“People don’t like to campaign females because they don’t like to jeopardize their breeding program”
Our collective personification of animals has done far more harm than good. It began by pretending pets veritable children (they’re not) and now, Reuters is seriously considering a “glass ceiling” for female dogs at the Westminster Dog Show.
Male dogs win the prestigious dog show twice as often as females. The reasons are many, but mainly due to the fact that the peak breeding age of female dogs coincides with peak show time. For good reason, breeders have no interest in sacrificing their breeding program for a shot at a trophy.
Male dogs, however, are not as affected during their peak breeding age, making them better able to compete.
After the German shepherd Rumor won the top prize at last year’s Westminster Kennel Club Dog Show in New York, she had her first litter of puppies and retired from competition, like many female show dogs.
By contrast, most top male show dogs can keep competing for years, and it is no coincidence that they also win “Best in Show” in the prestigious annual competition far more often than females, breeders and handlers said as they prepared for this year’s show, which opens Monday, Feb. 12 in New York.
“Now she won’t show again, she’s done,” said Gail Miller Bisher, a spokeswoman for the Westminster Kennel Club, referring to Rumor. “But males can keep going. They can be used as stud and continue showing and keep their coat and keep their shape of body and all that.”
Female dogs, known in pure-bred circles as “bitches,” have snared Best in Show at Westminster 39 times since the award was first given in 1907. Males, known simply as “dogs,” have been victorious 71 times, almost twice as often.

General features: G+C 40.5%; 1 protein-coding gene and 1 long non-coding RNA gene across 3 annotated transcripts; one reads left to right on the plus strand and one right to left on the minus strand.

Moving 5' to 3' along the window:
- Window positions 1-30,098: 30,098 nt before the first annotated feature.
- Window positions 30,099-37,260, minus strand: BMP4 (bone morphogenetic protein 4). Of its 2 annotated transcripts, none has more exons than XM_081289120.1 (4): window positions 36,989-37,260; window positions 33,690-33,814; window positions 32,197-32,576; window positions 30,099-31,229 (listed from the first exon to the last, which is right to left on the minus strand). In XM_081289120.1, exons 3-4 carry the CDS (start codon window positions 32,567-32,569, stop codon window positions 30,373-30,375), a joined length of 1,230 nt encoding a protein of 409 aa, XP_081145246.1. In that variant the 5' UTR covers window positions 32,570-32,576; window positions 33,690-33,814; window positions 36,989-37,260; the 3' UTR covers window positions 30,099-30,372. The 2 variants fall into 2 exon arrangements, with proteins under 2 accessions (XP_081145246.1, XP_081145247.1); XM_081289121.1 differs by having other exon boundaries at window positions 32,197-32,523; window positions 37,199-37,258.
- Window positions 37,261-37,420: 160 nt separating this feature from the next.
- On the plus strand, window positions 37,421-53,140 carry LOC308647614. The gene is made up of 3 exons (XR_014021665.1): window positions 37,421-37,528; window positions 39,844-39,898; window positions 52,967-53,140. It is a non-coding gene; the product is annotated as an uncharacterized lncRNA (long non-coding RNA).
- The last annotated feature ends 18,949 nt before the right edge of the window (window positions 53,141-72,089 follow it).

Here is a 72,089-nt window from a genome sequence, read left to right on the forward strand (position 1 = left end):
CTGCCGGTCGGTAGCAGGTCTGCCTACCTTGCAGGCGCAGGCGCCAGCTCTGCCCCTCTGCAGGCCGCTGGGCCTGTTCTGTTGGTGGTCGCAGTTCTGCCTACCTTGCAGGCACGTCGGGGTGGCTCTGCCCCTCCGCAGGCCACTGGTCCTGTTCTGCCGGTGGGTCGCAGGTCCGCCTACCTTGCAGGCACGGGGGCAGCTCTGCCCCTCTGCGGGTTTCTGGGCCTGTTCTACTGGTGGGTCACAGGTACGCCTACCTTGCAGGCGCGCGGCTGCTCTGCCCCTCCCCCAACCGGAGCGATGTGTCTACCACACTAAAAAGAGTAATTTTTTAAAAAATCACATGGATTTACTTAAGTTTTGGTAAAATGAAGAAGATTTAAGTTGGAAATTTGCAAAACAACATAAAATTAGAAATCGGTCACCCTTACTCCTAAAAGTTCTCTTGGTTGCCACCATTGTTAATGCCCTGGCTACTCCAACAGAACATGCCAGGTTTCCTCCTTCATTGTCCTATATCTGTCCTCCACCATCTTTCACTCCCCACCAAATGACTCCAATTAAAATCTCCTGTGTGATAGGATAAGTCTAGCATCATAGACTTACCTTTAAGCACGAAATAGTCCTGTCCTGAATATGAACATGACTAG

A dog’s peak age for competition is 3 to 5 years old, which also happens to be prime breeding age for females, said Kimberly Calvacca, a professional handler and breeder from Westbury, New York.
The Best in Show winner crowned Tuesday night takes home a trophy. But the real reward is the increased value on the breeding circuit, which is one reason victory can end a female’s competitive career.
“People don’t like to campaign females because they don’t like to jeopardize their breeding program,” said Calvacca. “Males can be used to stud anytime, and still show and breed at the same time.”
As a consequence, females are less likely to compete at Westminster, the second-oldest U.S. sporting event after the Kentucky Derby.
Much like the gender pay gap debate among humans (which we discuss fairly regularly), fewer female show winners is not due to sexism in judging but can be contributed to fewer female dogs being entered into the competition:
…Ahead of this year’s opening day on Monday, there were 1,220 female competitors and 1,699 male challengers enrolled in most categories, including vying to be named top dog on Tuesday at Madison Square Garden.
…Betty-Anne Stenmark, the sole judge of this year’s Best in Show competition at Westminster, said appearance was important when it comes to picking a world champion. But she denied that the cards are stacked in favor of males.
Stenmark said each sex has a “50-50 chance” of winning and judging can be highly subjective, depending on a judge’s experience.
In the end, a male Best in Show winner can bring a bigger payoff than a female because a male can breed many times, and even have its sperm frozen, while females can produce only so many litters and puppies, said WKC’s Bisher.
There is no glass ceiling to be shattered at Westminster, there are biological considerations that make entering a male dog into the competition more practical for many.
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